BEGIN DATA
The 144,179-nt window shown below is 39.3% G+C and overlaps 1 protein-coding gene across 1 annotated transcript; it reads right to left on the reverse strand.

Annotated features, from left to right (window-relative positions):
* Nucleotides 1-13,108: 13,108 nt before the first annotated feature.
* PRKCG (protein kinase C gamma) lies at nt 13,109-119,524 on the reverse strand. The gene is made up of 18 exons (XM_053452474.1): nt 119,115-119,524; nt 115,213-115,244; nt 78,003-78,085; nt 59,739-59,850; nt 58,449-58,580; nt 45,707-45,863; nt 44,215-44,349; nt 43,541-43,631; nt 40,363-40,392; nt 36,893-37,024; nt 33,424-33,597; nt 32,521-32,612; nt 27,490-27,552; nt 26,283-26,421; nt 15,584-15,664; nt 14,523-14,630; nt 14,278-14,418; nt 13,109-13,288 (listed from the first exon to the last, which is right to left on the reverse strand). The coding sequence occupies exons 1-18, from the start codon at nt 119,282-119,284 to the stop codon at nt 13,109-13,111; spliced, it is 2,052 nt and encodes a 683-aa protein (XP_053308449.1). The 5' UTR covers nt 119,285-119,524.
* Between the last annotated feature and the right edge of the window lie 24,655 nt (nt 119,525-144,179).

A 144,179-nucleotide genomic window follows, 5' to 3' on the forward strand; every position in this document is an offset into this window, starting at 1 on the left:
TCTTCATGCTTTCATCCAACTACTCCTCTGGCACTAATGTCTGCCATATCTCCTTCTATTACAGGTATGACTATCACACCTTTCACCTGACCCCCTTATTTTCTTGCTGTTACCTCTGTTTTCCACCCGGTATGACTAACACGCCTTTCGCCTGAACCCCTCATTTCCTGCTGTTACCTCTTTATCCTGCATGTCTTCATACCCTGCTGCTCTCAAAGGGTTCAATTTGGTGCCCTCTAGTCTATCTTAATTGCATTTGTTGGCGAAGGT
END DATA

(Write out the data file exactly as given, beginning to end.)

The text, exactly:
The 144,179-nt window shown below is 39.3% G+C and overlaps 1 protein-coding gene across 1 annotated transcript; it reads right to left on the reverse strand.

Annotated features, from left to right (window-relative positions):
* Nucleotides 1-13,108: 13,108 nt before the first annotated feature.
* PRKCG (protein kinase C gamma) lies at nt 13,109-119,524 on the reverse strand. The gene is made up of 18 exons (XM_053452474.1): nt 119,115-119,524; nt 115,213-115,244; nt 78,003-78,085; nt 59,739-59,850; nt 58,449-58,580; nt 45,707-45,863; nt 44,215-44,349; nt 43,541-43,631; nt 40,363-40,392; nt 36,893-37,024; nt 33,424-33,597; nt 32,521-32,612; nt 27,490-27,552; nt 26,283-26,421; nt 15,584-15,664; nt 14,523-14,630; nt 14,278-14,418; nt 13,109-13,288 (listed from the first exon to the last, which is right to left on the reverse strand). The coding sequence occupies exons 1-18, from the start codon at nt 119,282-119,284 to the stop codon at nt 13,109-13,111; spliced, it is 2,052 nt and encodes a 683-aa protein (XP_053308449.1). The 5' UTR covers nt 119,285-119,524.
* Between the last annotated feature and the right edge of the window lie 24,655 nt (nt 119,525-144,179).

A 144,179-nucleotide genomic window follows, 5' to 3' on the forward strand; every position in this document is an offset into this window, starting at 1 on the left:
TCTTCATGCTTTCATCCAACTACTCCTCTGGCACTAATGTCTGCCATATCTCCTTCTATTACAGGTATGACTATCACACCTTTCACCTGACCCCCTTATTTTCTTGCTGTTACCTCTGTTTTCCACCCGGTATGACTAACACGCCTTTCGCCTGAACCCCTCATTTCCTGCTGTTACCTCTTTATCCTGCATGTCTTCATACCCTGCTGCTCTCAAAGGGTTCAATTTGGTGCCCTCTAGTCTATCTTAATTGCATTTGTTGGCGAAGGT